Christopher Janigian is a senior at Brown University concentrating in Literary Arts and English Literature. 

This poem has previously appeared in Issue VII, Fall 2012 of The Round, a Brown University literary publication.  

Sunday, January 20, 2013

William Saroyan: To the River Euphrates


Euphrates, which is mine, doth flow or not,
There where its mountains feed its rush and roar.
And through those hills and plains by most forgot,
And by these eyes not seen, for evermore
Euphrates swells and rolls majestically,
Or is now dry, and arid myth, a tale.
If this is so, the truth, so let it be.
In me Euphrates is; nor can it fail

To ride its bed and cool its burning earth
With drink, and mine as well. Of wing no flight
May end in graceless crash. No spirit’s mirth
May burn and die by heaven’s harshest light.
Euphrates flows, however it may be
That but in dreams these eyes its grace may see.

San Francisco, California

January 21, 1933

Saturday, January 19, 2013

William Saroyan: To the Voice of Shah-Mouradian


To the man this humble word:
Great soul, I your voice have heard.
If in fact I stand alone,
My clamor will the wrong atone.

Before your own my voice is small:
You sing, while my poor words must fall
Like so much sodden clay or mud
Into the rush of thought’s swift flood.

Yours is the flowing of the ancient soul.
While mine is but the lisping of the mind.
Yet if music the deaf cannot make whole,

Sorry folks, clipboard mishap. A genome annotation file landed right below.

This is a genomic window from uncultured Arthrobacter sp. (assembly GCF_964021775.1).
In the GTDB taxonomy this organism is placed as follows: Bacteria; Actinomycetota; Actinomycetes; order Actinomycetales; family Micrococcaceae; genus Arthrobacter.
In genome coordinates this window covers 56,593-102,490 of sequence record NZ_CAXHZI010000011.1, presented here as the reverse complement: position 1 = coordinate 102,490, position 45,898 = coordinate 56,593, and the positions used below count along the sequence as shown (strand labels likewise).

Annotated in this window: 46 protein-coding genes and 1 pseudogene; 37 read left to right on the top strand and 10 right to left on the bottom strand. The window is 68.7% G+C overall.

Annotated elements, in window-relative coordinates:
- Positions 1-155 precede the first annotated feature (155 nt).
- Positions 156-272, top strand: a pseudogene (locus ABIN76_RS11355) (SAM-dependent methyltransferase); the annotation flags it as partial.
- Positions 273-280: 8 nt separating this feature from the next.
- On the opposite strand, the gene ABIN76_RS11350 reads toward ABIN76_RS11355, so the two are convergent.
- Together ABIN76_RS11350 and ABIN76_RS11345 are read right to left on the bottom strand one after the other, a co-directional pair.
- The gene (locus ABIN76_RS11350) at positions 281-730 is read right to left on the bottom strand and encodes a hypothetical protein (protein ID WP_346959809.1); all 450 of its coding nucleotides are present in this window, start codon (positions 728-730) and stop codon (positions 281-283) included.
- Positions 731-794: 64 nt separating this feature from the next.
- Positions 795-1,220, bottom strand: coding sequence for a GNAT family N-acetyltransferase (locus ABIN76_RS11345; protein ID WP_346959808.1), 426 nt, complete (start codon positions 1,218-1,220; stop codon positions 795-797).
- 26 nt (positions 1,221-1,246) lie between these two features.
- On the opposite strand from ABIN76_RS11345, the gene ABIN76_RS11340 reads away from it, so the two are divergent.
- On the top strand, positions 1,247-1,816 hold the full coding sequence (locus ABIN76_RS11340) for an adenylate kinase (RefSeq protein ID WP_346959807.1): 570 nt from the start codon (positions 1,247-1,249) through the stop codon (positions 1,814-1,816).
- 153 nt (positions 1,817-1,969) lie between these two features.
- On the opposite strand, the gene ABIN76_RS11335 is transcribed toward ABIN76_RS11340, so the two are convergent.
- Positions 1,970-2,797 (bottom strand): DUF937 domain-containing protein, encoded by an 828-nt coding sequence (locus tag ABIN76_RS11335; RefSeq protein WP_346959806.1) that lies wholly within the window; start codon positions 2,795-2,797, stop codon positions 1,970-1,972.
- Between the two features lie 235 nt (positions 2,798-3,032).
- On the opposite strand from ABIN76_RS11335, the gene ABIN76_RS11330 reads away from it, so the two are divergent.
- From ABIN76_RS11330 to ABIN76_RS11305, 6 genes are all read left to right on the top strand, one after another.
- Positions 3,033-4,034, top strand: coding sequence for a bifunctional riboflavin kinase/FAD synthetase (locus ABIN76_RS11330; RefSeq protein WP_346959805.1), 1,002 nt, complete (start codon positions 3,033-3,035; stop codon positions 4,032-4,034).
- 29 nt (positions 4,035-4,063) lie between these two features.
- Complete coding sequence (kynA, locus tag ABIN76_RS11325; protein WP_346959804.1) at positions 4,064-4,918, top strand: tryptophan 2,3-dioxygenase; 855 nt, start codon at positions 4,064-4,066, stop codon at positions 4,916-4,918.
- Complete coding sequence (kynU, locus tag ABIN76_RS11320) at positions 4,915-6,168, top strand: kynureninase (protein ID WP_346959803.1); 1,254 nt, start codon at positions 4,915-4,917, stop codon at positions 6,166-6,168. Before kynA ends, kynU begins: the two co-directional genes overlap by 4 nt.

The print shall give hearing to those not blind.


No art is lost and yours shall never be,
For when you sing, you sing at least for me.
And when at last my mortal day is done
Remember, friend, that I shall leave a son,
Tutored to seek the glory of his race
(Wherever he may go, to what strange place)
In your clear voice, which is the very pith
Of our old legend and our deathless myth.

And if the mother of his son shall be
A daughter of our ancient family,
I think she’ll teach him in his early years
That when you sing, though he be moved to tears,
He will yet know how once in strength we stood,
And stand forever in her motherhood.

San Francisco, California

January 14, 1933

Tuesday, January 15, 2013

Ռուբէն Խաժակ։Քանի որ կամ

Քանի որ կամ՝
Պիտի պոռա՛մ,
Պիտի գոչե՛մ ու կանչե՛մ:

Քանի որ կամ՝
Պիտի գրեմ,
Միշտ յիշեմ ու պատմեմ:

Քանի որ կամ՝
Պիտի ըսեմ,
Մինչեւ մահ պիտ' բողոքեմ:

Պիտի պոռա՛մ,
Քանի որ կամ,
Քանի որ կան,
Քանզի կուրանան...

- Ռ. Խաժակ
Թորոնթօ, 2010

Լոյս տեսած է Թորոնթօ-ի «Արծիւ» պարբերաթերթին մէջ։

While I still am --
I shall scream,
I shall yell and declaim.

While I still am --
I shall blame,
Recall and reclaim.

While I still am --
I shall tell all,
Protest till the final fall.

I shall scream,
While I still am,
Against all
Those in vile denial...

.................. Rupen Khajag
Translated by Tatul Sonentz